Unprecedented Warming in Lake Tanganyika and its impact on humanity
Posted on 20 May 2010 by John Cook
Lake Tanganyika, in East Africa, is the second largest lake in the world (by volume). The lake supports a prodigious sardine fishery which provides a major source of animal protein for the region as well as employment for around 1 million people. Direct observations over past 90 years find that Lake Tanganyika has warmed significantly. At the same time, there's been a drop in primary productivity in the lake impacting sardine populations. To further explore this matter, geologists took lake cores to determine the lake's surface temperature back to 500 AD (Tierney 2010). They found that warming in the last century is unprecedented over the last 1500 years.
Figure 1: Lake Surface Temperature from Lake Tanganyika palaeorecord for the past 1,500 years, measured in core KH1 (red line) and MC1 (dark red line). Orange shading is 95% error bars.
What effect does temperature have on the lake's sardine population? To answer this question, a proxy for primary productivity was also reconstructed from the lake cores. Primary productivity was determined from the percentage of biogenic silica in the sediment. They found that over the last 1500 years, when temperature rose, primary productivity fell. In the last 150 years, productivity plummeted from relatively high levels during the early 1800s to some of the lowest sustained values during the past 1,500 years.
How does temperature affect primary productivity? When the surface of the lake warms, the waters become more stratified. This makes it harder for cold currents to rise from the bottom. These currents carry nutrients from the depths toward the surface as food for algae. Sardine then feed off the algae. A less productive lake means fewer fish and therefore less food and income for those living in the region.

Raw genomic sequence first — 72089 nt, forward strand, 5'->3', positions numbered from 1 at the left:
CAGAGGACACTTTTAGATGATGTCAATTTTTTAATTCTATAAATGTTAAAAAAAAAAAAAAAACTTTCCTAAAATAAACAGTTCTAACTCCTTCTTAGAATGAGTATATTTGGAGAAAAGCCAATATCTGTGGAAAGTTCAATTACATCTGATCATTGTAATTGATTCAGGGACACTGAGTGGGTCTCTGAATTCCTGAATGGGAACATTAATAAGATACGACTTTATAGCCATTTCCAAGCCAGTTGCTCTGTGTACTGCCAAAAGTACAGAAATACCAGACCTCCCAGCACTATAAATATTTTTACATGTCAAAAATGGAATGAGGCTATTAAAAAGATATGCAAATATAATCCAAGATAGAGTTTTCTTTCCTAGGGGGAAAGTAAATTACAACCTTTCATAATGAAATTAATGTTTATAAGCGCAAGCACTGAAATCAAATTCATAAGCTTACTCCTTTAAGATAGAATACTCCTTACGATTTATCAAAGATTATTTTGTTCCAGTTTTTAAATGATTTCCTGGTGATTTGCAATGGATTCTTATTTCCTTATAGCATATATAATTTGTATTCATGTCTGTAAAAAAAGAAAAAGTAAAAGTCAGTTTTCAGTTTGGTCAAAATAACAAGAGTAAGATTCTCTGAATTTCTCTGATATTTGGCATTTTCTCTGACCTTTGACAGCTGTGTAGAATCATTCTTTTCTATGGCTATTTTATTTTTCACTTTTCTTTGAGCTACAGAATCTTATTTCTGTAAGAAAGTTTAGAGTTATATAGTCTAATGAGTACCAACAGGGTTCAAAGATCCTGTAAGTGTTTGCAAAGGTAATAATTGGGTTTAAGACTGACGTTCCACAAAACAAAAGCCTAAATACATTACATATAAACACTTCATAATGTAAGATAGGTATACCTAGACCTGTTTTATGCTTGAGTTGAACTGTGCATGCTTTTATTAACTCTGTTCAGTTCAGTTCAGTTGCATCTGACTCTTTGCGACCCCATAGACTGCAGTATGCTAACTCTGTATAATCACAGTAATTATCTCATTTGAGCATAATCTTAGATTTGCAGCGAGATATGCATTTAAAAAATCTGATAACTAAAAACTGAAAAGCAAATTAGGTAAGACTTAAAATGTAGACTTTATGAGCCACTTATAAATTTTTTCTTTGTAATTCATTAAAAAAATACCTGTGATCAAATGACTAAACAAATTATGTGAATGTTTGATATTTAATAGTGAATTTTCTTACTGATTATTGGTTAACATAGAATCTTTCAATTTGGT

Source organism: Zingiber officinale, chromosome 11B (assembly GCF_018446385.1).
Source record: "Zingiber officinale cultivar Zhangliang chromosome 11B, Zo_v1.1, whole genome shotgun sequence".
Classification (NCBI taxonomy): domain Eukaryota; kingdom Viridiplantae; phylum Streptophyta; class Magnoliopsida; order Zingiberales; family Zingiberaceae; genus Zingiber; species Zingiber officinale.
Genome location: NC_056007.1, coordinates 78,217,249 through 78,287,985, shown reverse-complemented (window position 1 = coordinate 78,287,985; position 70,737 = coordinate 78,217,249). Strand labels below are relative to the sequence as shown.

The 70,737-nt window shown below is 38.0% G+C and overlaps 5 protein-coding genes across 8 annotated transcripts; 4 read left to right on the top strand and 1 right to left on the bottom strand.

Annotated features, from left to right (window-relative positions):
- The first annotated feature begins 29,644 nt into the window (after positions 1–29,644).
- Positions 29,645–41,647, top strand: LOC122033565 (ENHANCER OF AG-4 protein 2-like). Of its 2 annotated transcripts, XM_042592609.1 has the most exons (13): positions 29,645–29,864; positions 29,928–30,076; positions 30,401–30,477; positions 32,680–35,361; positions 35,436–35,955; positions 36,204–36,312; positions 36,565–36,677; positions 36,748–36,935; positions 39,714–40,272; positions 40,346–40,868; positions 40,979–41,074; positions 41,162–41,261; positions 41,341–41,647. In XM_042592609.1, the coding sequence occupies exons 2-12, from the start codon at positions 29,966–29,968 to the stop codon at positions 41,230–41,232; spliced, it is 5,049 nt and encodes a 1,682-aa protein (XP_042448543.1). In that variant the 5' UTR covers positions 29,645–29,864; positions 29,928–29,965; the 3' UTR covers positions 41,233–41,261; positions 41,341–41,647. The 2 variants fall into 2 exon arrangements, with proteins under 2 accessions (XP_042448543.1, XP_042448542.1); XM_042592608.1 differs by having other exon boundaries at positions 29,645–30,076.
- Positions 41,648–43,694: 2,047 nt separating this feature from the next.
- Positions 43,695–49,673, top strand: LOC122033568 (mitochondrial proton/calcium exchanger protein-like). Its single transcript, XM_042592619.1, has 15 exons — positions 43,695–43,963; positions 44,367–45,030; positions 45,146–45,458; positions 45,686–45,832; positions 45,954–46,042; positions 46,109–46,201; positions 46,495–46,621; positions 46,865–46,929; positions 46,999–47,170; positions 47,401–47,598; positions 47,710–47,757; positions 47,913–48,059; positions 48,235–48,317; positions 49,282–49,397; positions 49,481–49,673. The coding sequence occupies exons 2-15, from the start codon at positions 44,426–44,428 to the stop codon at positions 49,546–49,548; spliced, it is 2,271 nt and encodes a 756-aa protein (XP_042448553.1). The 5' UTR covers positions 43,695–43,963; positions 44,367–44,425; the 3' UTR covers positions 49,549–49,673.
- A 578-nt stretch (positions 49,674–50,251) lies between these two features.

The stratification is confirmed by deep-water instrumental measurements which find less warming at deeper layers, revealing an increased temperature gradient. Nevertheless, another possible cause in changing rainfall is explored. Higher rates of precipitation may increase primary productivity. Charcoal levels in the lake cores were used as a proxy for humidity (eg - low humidity leads to drought which corresponds with more bushfires). However, they found a weak correlation between charcoal levels and productivity. The stronger relationship between temperature and productivity led the authors to conclude that it's temperature, not rainfall, that is largely controlling primary productivity.
There's also a strong match between Northern Hemisphere temperature reconstructions and the Lake Surface Temperature reconstruction. Temperatures on Lake Tanganyika have largely followed global trends over the past 1500 years as well as the past half-century. From this, the authors infer that surface temperatures in this region vary in concert with the global average and that the recent anomalous warming is a response to anthropogenic greenhouse-gas forcing. As lake temperature and primary productivity are closely related, this is evidence of another impact of man-made global warming on humanity - in this case, the communities and regional economy around Lake Tanganyika.